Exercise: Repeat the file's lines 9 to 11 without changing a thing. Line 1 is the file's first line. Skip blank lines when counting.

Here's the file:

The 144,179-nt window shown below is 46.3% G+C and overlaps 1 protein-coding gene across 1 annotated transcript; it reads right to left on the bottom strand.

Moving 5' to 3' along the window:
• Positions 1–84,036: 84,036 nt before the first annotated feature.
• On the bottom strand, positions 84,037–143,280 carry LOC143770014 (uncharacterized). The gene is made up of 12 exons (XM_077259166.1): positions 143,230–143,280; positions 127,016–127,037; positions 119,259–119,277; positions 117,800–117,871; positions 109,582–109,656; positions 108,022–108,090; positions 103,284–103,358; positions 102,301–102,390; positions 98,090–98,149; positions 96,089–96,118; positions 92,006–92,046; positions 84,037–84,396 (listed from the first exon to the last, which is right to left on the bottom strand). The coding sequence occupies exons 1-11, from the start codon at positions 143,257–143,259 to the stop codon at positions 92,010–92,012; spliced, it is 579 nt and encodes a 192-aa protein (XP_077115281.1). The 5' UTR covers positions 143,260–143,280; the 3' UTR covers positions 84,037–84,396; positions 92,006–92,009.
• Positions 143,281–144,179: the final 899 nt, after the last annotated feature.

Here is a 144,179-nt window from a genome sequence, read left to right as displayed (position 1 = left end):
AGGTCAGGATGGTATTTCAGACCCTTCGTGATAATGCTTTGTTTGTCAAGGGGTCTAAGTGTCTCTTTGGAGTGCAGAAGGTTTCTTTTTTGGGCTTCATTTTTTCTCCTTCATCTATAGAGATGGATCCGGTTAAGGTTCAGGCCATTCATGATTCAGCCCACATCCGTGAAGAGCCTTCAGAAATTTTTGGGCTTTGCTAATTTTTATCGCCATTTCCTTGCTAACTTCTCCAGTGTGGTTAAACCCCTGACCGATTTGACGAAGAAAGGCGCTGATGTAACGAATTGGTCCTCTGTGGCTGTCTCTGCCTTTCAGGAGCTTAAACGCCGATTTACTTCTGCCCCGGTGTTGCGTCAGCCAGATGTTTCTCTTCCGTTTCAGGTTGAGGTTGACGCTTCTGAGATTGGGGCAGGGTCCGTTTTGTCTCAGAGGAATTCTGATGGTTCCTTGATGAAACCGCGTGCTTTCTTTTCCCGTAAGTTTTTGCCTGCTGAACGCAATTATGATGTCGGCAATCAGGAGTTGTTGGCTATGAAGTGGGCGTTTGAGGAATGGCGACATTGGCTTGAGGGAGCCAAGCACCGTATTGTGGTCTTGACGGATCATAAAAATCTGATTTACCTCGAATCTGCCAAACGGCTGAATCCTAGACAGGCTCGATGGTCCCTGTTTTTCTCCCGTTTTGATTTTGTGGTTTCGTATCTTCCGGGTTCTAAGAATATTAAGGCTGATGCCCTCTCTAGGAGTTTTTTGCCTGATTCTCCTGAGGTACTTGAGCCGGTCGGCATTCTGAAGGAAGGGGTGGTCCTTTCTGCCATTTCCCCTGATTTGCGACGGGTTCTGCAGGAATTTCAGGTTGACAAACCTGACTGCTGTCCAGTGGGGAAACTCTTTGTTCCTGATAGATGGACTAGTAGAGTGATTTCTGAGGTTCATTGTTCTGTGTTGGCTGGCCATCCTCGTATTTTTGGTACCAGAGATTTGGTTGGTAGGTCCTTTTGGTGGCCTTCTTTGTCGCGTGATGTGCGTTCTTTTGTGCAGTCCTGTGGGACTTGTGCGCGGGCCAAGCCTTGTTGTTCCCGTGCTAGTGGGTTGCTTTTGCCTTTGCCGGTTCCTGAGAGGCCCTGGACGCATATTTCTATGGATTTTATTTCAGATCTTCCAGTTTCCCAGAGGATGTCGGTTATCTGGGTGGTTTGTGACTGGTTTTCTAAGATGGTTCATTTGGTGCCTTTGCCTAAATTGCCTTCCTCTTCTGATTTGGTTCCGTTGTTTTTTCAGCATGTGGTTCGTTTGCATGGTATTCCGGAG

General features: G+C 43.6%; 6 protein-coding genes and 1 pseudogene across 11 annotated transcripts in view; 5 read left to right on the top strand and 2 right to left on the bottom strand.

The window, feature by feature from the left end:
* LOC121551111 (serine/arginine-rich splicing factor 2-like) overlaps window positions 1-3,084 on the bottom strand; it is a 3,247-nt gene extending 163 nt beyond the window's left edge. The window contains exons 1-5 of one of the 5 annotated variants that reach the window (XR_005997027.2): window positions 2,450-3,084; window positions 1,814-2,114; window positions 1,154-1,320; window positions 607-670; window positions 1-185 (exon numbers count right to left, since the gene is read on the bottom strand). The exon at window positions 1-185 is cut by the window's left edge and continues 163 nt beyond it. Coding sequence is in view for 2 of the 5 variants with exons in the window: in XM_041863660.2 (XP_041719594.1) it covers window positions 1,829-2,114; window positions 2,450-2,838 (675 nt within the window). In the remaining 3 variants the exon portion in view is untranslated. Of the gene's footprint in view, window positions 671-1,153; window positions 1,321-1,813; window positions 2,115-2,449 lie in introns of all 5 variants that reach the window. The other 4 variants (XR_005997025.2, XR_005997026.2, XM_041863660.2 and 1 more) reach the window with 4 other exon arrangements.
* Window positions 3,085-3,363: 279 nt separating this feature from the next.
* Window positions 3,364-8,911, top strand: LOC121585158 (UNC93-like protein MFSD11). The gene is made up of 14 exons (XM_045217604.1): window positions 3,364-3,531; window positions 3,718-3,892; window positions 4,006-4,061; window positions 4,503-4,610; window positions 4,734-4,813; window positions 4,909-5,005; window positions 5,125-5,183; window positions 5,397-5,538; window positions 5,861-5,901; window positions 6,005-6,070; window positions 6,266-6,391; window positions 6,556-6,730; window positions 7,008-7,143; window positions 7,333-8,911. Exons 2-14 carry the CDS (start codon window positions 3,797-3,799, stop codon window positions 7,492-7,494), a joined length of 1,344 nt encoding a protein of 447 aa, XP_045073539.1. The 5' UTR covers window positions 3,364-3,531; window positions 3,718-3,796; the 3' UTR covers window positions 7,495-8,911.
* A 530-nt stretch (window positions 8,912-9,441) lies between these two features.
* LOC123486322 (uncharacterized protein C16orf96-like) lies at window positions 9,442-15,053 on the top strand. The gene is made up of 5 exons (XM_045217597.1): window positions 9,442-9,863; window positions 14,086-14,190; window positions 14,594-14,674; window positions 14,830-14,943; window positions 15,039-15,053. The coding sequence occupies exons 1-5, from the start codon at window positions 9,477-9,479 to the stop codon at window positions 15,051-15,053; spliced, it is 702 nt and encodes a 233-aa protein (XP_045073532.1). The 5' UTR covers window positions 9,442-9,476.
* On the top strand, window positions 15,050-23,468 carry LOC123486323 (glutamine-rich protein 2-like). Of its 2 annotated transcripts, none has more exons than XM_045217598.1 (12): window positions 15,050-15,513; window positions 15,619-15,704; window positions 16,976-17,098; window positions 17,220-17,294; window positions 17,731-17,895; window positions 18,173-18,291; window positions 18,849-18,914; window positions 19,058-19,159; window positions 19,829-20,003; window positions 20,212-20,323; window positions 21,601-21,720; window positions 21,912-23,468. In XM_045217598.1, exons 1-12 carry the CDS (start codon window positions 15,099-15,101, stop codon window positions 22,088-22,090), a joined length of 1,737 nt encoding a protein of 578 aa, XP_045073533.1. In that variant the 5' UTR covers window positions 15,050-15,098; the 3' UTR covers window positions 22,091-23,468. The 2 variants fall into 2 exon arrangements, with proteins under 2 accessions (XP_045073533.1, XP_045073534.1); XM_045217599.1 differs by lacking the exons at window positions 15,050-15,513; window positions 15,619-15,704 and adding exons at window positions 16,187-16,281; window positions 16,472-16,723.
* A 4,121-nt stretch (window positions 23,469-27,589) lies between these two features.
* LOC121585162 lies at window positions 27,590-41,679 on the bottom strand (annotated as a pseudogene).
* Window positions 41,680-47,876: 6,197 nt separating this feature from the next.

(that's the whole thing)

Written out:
The window, feature by feature from the left end:
* LOC121551111 (serine/arginine-rich splicing factor 2-like) overlaps window positions 1-3,084 on the bottom strand; it is a 3,247-nt gene extending 163 nt beyond the window's left edge. The window contains exons 1-5 of one of the 5 annotated variants that reach the window (XR_005997027.2): window positions 2,450-3,084; window positions 1,814-2,114; window positions 1,154-1,320; window positions 607-670; window positions 1-185 (exon numbers count right to left, since the gene is read on the bottom strand). The exon at window positions 1-185 is cut by the window's left edge and continues 163 nt beyond it. Coding sequence is in view for 2 of the 5 variants with exons in the window: in XM_041863660.2 (XP_041719594.1) it covers window positions 1,829-2,114; window positions 2,450-2,838 (675 nt within the window). In the remaining 3 variants the exon portion in view is untranslated. Of the gene's footprint in view, window positions 671-1,153; window positions 1,321-1,813; window positions 2,115-2,449 lie in introns of all 5 variants that reach the window. The other 4 variants (XR_005997025.2, XR_005997026.2, XM_041863660.2 and 1 more) reach the window with 4 other exon arrangements.
* Window positions 3,085-3,363: 279 nt separating this feature from the next.